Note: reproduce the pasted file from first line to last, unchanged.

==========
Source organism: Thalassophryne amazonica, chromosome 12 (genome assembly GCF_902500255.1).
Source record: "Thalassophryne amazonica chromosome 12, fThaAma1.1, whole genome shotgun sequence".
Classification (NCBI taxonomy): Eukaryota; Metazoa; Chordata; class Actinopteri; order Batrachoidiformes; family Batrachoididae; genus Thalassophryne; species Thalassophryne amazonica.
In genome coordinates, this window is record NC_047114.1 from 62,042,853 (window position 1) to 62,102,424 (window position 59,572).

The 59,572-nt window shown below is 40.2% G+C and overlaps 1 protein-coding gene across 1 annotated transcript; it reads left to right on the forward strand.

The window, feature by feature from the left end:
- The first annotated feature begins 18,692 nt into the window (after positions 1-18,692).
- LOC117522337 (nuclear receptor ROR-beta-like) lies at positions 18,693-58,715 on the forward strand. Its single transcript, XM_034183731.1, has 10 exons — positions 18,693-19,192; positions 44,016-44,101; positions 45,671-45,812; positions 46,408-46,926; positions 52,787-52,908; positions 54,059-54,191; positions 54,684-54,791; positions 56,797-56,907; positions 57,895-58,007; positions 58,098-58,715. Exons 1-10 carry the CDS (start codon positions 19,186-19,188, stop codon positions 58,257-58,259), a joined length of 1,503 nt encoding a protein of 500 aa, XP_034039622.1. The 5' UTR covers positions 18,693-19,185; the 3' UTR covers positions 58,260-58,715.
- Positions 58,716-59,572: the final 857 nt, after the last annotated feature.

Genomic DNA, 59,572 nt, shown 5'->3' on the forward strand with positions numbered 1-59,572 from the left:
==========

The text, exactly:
Source organism: Thalassophryne amazonica, chromosome 12 (genome assembly GCF_902500255.1).
Source record: "Thalassophryne amazonica chromosome 12, fThaAma1.1, whole genome shotgun sequence".
Classification (NCBI taxonomy): Eukaryota; Metazoa; Chordata; class Actinopteri; order Batrachoidiformes; family Batrachoididae; genus Thalassophryne; species Thalassophryne amazonica.
In genome coordinates, this window is record NC_047114.1 from 62,042,853 (window position 1) to 62,102,424 (window position 59,572).

The 59,572-nt window shown below is 40.2% G+C and overlaps 1 protein-coding gene across 1 annotated transcript; it reads left to right on the forward strand.

The window, feature by feature from the left end:
- The first annotated feature begins 18,692 nt into the window (after positions 1-18,692).
- LOC117522337 (nuclear receptor ROR-beta-like) lies at positions 18,693-58,715 on the forward strand. Its single transcript, XM_034183731.1, has 10 exons — positions 18,693-19,192; positions 44,016-44,101; positions 45,671-45,812; positions 46,408-46,926; positions 52,787-52,908; positions 54,059-54,191; positions 54,684-54,791; positions 56,797-56,907; positions 57,895-58,007; positions 58,098-58,715. Exons 1-10 carry the CDS (start codon positions 19,186-19,188, stop codon positions 58,257-58,259), a joined length of 1,503 nt encoding a protein of 500 aa, XP_034039622.1. The 5' UTR covers positions 18,693-19,185; the 3' UTR covers positions 58,260-58,715.
- Positions 58,716-59,572: the final 857 nt, after the last annotated feature.

Genomic DNA, 59,572 nt, shown 5'->3' on the forward strand with positions numbered 1-59,572 from the left: